At the end of Moneyball, however, we're left with some nagging doubts. True, the A's have won more regular season games than their more well-heeled competitors over the last three seasons, but in each of those seasons they have been eliminated in the first round of the playoffs, twice by the Yankees. The problem with the postseason is a problem inherent to statistics: sample size. What works in predictable ways over the course of a 162-game season predicts nothing about a best-of-five or best-of-seven series. As Beane, puts it: "My [method] doesn't work in the play-offs. My job is to get us to the play-offs. What happens after that is… luck." This doesn't invalidate the A's entire system, of course. But it does serve as a warning against those who would put too much faith in rational analysis. Baseball is as susceptible as any other activity to dumb luck. One pitcher has an off-day, one key player gets injured, one player plays significantly better or worse than usual, and there's no telling what can happen in the short run. The worst team in the league can beat the best team on any given day.
The other doubt is more serious. The A's have shown that talent trumps money, but what will happen when the rest of professional baseball comes around to the A's way of thinking? There are signs that this is already happening. Baseball empiricists, some from within the A's system, are settling into front offices around the league in astonishing numbers since the end of last season. The Red Sox, Blue Jays, Rangers, and Indians have all made personnel changes that indicate an interest in adapting the A's methods to win more games and spend less money. Once the rest of the league catches on, the difference between teams once again will be money. The wealthier teams will simply evaluate talent more effectively, buy up the best of it, and the A's and Devil Rays of the world will return to their places at the bottom of the league.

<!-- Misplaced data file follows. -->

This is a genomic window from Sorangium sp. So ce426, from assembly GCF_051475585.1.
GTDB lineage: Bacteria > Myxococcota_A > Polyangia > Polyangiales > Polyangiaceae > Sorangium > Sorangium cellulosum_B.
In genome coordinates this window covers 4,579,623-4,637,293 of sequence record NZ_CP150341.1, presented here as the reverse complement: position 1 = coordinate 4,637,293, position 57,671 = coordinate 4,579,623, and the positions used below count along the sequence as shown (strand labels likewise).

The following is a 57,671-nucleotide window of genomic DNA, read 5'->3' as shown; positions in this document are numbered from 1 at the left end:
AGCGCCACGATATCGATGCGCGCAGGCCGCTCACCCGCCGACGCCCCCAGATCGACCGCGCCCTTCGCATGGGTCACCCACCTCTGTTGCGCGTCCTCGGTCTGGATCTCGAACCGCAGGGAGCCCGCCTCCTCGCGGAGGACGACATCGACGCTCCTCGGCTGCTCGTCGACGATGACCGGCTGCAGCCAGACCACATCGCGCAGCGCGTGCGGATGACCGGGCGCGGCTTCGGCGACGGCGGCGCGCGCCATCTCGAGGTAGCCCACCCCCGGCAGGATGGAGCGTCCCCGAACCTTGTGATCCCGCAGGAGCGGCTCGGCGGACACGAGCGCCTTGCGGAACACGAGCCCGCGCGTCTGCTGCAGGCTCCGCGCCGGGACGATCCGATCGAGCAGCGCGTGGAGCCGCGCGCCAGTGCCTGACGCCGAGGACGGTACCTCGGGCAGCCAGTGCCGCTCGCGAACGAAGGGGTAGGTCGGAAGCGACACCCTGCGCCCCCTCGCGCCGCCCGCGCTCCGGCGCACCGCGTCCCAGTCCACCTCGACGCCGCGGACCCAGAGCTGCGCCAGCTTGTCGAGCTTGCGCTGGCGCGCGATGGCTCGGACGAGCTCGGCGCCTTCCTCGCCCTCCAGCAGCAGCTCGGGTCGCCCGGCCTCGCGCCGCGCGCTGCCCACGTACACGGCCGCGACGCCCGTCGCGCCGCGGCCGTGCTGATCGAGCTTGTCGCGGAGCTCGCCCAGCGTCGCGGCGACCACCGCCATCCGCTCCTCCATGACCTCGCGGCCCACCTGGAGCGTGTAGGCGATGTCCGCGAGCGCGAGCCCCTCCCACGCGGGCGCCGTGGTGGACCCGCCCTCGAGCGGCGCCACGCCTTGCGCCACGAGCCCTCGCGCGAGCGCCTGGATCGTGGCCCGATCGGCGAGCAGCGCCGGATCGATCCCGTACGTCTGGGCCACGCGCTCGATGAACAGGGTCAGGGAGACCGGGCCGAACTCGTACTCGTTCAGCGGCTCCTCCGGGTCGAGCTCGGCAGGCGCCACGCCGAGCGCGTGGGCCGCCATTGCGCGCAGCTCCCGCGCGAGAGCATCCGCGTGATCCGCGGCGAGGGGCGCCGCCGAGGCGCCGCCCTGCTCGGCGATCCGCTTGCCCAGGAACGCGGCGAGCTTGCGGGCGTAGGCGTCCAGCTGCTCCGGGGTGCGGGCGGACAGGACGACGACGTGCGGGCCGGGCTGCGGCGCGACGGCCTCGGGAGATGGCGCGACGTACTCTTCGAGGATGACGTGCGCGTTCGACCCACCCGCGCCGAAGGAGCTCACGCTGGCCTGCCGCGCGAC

Detractors label this argument "baseball socialism," but that is a misnomer: the health of the game depends on competition. Naturally, there are only so many professional-quality players to go around, so talent will always be at a premium. The wide discrepancy between what the richest and the poorest teams can afford to pay their players ensures that most teams will be perpetual also-rans. This only serves to alienate their fans, which hurts the game as a whole. The A's are an exception, and a significant one, but their success can be replicated by teams with more resources at their disposal. While Moneyball is a terrific read and an engaging glimpse at where the game is headed, it fails to offer long-term solutions to the game's biggest problems. Where it succeeds is in demonstrating that the most useful knowledge is still attained by looking at first principles, and making conclusions on that firm foundation.